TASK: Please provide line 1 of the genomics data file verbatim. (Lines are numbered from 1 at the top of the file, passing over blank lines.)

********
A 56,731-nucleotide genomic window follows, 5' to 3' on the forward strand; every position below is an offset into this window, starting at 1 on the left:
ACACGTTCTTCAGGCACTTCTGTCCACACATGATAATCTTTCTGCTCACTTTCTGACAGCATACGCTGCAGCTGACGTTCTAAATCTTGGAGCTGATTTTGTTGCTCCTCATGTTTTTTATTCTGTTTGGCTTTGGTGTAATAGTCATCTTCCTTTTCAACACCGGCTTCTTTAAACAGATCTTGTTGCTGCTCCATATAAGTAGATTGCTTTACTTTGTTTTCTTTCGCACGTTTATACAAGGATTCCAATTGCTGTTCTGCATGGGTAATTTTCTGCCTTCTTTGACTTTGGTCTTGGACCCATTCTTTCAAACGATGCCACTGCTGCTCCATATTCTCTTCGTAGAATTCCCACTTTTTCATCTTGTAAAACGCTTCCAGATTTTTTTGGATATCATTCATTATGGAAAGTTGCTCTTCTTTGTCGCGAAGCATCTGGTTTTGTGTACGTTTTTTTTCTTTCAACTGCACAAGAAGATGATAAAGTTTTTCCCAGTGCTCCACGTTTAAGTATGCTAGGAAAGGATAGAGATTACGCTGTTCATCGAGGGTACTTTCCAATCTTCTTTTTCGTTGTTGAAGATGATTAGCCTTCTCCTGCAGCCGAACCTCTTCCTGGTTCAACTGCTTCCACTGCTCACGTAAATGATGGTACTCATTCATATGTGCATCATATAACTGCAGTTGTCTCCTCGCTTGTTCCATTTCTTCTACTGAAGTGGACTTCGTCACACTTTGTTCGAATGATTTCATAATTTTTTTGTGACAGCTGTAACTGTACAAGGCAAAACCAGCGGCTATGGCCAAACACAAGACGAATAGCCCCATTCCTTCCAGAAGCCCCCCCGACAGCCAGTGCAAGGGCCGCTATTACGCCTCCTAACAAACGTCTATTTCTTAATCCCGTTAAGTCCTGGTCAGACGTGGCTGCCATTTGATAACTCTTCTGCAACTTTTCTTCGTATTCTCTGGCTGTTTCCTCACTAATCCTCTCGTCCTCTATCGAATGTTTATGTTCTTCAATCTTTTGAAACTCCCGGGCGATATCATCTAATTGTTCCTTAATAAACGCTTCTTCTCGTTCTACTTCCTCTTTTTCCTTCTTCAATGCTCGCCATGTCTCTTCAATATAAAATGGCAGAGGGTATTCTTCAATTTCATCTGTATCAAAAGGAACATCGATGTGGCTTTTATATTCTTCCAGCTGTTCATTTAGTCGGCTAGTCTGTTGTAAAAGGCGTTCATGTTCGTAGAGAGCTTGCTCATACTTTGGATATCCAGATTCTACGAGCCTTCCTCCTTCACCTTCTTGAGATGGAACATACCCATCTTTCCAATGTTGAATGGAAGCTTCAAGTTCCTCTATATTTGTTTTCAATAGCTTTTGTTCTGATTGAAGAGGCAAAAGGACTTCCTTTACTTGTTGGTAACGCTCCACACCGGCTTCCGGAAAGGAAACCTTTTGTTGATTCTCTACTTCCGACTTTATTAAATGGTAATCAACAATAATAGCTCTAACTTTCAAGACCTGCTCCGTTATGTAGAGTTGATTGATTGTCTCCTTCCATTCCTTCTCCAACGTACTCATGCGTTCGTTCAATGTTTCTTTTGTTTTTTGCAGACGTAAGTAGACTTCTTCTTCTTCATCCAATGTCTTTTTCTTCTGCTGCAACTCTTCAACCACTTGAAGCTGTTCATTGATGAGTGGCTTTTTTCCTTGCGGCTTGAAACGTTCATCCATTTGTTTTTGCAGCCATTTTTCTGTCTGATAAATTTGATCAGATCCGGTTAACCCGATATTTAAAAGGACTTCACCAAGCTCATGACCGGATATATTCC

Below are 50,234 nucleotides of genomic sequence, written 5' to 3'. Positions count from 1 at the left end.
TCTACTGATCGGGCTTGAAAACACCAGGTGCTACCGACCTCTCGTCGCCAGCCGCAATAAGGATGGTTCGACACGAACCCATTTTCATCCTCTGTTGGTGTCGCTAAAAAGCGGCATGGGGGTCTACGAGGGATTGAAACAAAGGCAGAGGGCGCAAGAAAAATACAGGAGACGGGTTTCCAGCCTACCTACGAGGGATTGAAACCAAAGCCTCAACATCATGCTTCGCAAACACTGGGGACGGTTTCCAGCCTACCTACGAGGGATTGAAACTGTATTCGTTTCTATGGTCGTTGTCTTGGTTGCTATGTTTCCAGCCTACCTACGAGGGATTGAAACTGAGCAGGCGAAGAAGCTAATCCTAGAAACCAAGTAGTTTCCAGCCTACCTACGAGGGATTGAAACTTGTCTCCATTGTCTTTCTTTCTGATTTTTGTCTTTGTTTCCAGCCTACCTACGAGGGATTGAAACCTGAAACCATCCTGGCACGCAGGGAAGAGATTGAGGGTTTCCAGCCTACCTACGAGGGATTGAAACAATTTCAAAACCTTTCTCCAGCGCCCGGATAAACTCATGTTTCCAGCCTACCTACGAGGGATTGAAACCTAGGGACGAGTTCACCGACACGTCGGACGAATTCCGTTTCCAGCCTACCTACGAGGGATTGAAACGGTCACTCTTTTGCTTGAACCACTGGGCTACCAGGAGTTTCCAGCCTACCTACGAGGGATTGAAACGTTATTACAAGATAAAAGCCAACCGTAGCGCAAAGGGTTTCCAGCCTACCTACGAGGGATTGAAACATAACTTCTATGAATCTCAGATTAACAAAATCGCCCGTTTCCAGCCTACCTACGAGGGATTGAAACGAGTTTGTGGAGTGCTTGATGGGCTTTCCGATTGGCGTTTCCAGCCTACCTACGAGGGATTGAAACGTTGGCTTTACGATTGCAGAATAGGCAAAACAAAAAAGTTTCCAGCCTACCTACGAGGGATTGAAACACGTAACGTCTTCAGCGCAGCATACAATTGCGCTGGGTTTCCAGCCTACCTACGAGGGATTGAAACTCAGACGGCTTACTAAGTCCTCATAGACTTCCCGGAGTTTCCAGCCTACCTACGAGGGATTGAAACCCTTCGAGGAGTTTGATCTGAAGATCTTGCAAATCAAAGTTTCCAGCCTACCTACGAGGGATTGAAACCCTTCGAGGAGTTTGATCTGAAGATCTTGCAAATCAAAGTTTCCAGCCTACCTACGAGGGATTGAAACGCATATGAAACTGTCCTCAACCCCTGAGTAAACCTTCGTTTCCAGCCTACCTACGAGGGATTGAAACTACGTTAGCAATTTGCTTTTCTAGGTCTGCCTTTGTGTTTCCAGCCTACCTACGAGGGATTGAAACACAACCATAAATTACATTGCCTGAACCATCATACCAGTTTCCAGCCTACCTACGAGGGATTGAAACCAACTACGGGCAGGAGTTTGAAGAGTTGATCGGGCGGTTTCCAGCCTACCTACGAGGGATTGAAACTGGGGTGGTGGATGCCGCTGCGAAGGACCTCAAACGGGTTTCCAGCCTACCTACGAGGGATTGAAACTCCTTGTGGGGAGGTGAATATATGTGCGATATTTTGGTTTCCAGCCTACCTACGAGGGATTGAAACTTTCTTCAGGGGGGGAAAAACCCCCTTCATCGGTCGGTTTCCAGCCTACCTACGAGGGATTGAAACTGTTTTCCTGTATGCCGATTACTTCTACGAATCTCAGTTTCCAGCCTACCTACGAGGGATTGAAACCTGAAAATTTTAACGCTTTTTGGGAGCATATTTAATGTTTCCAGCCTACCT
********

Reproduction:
A 56,731-nucleotide genomic window follows, 5' to 3' on the forward strand; every position below is an offset into this window, starting at 1 on the left: